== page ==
Published Mar 2003
168 pages; 187×138 mm; paperback; illustrations
|Here we reprint recipes from the classic period of English cookery, approximately 1660 to 1890, as a handy compendium for the curious, saving them the need to own a complete shelf of antiquarian books. Soup was never intended as a stand-alone dish. At its first showing it was merely the broth from a stew: the meat served in one dish, the liquid in another – we are familiar with the idea from the French ‘pot-au-feu’ or ‘bouillabaisse’. And the very word ‘soup’ referred to the ‘sops’ of bread put at the bottom of the dish to soak up and thicken the liquor. These are just two of the intriguing facts to be learned from this anthology of writings and recipes from the heyday of English cookery up to the end of Victorian times. What's more, the myriad flavours of modern soups are something truly new: brown soup, green soup and white soup were just about the limit of invention in the eighteenth century, even if they did know about ‘portable’ or ‘pocket’ soup cubes, anticipating our packets and our pots. Eileen White has selected texts that explains the place of soup in our diet, and which offer recipes which can be tried today (and just a few that are better to read than to cook).Eileen White is an historian who has worked mainly in the fields of early English drama and the history of food. She edited ‘Feeding a City: York’ and ‘The English Cookery Book: Historical Essays’, also published by Prospect Books, and she is closely involved in the Leeds Symposium on Food History. She lives in Yorkshire.|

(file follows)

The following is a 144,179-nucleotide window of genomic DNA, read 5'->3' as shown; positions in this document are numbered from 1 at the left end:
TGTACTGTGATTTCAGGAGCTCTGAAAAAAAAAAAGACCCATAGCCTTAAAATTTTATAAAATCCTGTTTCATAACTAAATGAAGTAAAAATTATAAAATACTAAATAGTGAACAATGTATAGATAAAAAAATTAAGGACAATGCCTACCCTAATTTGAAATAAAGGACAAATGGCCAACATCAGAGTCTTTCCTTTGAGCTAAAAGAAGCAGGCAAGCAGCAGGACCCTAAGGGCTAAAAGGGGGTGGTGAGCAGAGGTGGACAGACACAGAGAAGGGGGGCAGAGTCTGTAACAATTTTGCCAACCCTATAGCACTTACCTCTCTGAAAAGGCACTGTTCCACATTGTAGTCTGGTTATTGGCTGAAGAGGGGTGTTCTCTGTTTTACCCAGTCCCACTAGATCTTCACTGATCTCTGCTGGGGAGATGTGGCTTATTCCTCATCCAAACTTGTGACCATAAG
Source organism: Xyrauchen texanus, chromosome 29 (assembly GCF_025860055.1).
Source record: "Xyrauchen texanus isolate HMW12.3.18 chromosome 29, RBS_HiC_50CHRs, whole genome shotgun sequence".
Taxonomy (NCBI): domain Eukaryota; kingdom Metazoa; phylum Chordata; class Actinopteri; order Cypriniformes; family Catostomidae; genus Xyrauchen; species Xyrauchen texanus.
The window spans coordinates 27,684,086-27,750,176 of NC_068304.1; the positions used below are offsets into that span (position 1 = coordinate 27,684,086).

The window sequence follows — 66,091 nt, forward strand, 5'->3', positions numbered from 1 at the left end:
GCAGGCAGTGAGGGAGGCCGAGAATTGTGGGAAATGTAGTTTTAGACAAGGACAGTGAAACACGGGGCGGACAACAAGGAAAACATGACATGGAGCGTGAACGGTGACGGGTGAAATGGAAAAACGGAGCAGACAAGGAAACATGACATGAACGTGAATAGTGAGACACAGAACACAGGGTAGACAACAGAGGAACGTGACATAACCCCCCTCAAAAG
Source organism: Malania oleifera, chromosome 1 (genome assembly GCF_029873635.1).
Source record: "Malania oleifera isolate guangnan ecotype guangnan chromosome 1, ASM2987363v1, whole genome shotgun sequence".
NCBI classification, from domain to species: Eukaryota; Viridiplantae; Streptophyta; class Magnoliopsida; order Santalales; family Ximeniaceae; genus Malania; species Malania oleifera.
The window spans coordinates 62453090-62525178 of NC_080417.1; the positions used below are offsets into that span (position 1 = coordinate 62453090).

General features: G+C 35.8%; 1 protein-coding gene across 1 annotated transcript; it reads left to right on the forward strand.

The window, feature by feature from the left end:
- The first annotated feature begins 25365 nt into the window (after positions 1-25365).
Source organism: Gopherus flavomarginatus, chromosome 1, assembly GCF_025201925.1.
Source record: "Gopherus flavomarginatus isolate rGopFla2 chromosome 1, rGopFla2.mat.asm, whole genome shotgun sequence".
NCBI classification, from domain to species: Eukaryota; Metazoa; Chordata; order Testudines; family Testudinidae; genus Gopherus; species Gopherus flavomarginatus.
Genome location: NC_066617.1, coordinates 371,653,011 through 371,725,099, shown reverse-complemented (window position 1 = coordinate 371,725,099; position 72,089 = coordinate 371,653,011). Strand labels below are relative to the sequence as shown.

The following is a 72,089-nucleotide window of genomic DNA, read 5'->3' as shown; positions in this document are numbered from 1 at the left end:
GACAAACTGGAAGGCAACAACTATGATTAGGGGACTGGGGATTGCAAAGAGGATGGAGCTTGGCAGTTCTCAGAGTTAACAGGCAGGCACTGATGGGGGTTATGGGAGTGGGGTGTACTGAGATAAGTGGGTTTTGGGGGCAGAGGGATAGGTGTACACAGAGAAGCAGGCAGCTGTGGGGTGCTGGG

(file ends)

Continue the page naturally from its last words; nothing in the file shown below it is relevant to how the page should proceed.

See Chapter 1 as a PDF. Note, these may take a while to download and the graphics are not as good as in the book.
A PDF of the preliminary matter of Soup, the earliest chapters and the glossary, bibliography and index.
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